At 1 p.m., a featured panel called "Roots Music and Musicians" opens up the afternoon's events.  Jim Baird of the University of North Texas will share his research on blues legend, Solomon Burke.  Dr. Mitsutoshi Inaba of Eugene, Ore., will make a presentation on bluesman John Lee 'Sonny Boy' Williamson.  Mark Randall will speak on the life history of Delta native Bobby Lee Trammell, and Dr. Thomas Ratliff will give a presentation on Johnny Cash.  Randall and Ratliff are with Arkansas State.

A unique event for this year's Delta Symposium begins at 3:30.  "Writing and Arkansas Roots" will be a roundtable discussion with Arkansas writers.  Dr. Deborah Chappel-Traylor will moderate the discussion of writing with Dr. Ruth Hawkins, Van Hawkins, Janis Kearney, and Philip McMath.  These talented writers come from a variety of backgrounds, and they specialize in diverse topics and genres, including biography, journalism, short stories, memoirs, and novels.

Friday's activities conclude with a reading by another noted writer from Arkansas, Emeritus Professor Margaret Bolsterli of Fayetteville.  She'll be reading from her work during an evening session at the Reng Student Union's Spring River Room.  The 7 p.m. session opens with a special preview of ASU's student literary magazine, “Tributary."  Miranda Jones will introduce student writers who will read their poetry and creative writing prior to Dr. Bolsterli's reading.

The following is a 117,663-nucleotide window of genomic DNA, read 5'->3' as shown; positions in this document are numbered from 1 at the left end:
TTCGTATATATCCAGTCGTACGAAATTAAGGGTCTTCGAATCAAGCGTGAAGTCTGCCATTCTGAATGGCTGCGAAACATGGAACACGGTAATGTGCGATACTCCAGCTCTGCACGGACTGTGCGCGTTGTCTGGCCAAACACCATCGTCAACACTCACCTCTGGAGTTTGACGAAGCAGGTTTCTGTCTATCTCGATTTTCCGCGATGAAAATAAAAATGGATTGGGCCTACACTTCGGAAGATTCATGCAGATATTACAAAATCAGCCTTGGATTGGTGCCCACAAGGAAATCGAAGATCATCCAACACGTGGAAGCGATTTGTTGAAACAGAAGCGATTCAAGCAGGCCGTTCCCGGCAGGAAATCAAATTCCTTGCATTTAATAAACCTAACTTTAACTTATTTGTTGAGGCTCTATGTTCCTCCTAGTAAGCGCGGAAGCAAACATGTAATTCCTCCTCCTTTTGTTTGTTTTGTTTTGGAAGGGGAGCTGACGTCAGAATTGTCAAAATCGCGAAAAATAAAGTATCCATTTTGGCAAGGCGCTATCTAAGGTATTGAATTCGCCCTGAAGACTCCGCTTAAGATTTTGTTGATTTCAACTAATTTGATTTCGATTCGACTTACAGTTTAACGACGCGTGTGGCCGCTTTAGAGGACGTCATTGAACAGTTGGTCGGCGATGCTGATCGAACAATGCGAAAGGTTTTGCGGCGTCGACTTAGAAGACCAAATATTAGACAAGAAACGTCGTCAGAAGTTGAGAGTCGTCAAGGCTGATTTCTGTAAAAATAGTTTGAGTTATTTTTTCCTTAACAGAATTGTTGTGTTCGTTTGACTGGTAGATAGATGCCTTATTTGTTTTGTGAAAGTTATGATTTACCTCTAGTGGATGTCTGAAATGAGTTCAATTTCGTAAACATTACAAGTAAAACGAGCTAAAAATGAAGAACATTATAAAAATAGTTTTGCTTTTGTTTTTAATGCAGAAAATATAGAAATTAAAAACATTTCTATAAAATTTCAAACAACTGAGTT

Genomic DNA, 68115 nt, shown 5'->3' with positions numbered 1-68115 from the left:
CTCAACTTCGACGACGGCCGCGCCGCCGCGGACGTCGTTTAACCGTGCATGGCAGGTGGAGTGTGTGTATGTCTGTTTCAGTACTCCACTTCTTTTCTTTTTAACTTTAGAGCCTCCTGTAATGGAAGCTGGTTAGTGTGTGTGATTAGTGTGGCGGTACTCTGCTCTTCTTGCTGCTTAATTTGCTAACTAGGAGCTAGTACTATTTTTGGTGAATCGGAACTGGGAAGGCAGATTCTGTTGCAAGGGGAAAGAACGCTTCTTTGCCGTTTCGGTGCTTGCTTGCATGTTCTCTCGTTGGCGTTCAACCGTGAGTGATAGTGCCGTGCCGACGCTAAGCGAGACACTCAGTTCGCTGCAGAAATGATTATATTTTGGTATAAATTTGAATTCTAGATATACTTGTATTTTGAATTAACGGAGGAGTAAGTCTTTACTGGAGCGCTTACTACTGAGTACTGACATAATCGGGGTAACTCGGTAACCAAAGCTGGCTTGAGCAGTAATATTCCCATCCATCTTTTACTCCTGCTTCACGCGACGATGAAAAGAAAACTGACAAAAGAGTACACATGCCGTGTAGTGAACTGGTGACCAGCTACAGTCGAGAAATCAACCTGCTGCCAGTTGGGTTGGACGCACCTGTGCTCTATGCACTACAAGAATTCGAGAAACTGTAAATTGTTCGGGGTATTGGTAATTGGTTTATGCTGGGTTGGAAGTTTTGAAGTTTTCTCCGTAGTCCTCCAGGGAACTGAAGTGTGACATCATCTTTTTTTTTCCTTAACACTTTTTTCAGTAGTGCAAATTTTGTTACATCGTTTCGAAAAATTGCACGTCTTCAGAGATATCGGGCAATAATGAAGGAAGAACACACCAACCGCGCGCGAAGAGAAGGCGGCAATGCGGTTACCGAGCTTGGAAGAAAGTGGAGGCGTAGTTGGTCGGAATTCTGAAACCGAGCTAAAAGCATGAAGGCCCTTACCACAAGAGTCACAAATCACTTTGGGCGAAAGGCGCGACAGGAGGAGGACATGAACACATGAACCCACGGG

Saturday's events will be moved to Jonesboro's West End neighborhood.  At 10 a.m., the Symposium literally moves through the city of Jonesboro.  Jonesboro architects and design professionals will lead an “Architectural Walking Tour” of the historic West End neighborhood.  Libii Fairhead, Jim Little, and John Mixon will meet those who wish to go on the tour at the Jonesboro Public Library.  They will show how the buildings reflect the history and culture of Jonesboro, and they'll invite participants to ask questions about the unique qualities of the city's built environment.  The tour will conclude at 11:30.

On Saturday afternoon, the symposium will conclude with the "Delta Roots Music Festival." This outdoor event will feature roots music in a range of genres at Jonesboro's City Water and Light Park, at the intersection of Culberhouse and Cherry.  The event begins at 12 noon with a Blues and Roots Music Showcase presentation of local talent.

The main acts scheduled to appear throughout the afternoon begin with the acoustic group Sky City of Jonesboro.  The acclaimed bluegrass band 2-Mule Plow from Memphis will take the stage at 1 p.m., followed by the blues player, Cedric Burnside. 

Jonesboro's own, Plain Meanness, will bring its special blend of rock 'n' roll onstage at 4 p.m.  The highly acclaimed recording artists, the New Agrarians, featuring Kate Campbell, Tom Kimmel, and Pierce Pettis, will close out the show with a 5 p.m. performance.

The afternoon festival is co-sponsored by the West End Neighborhood Association with support from the Arkansas Arts Council and the National Endowment for the Arts.  In case of rain, Saturday's events will be moved to the Craighead County Jonesboro Public Library.


Delta Blues Symposium XVIII is sponsored by the Department of English and Philosophy at ASU. For further details, contact Dr. Gregory Hansen, Department of English and Philosophy, Symposium Committee, at (870) 972-3043, or e-mail him at ghansen@astate.edu, or visit the website http://altweb.astate.edu/blues/ or the Delta Symposium's Facebook page.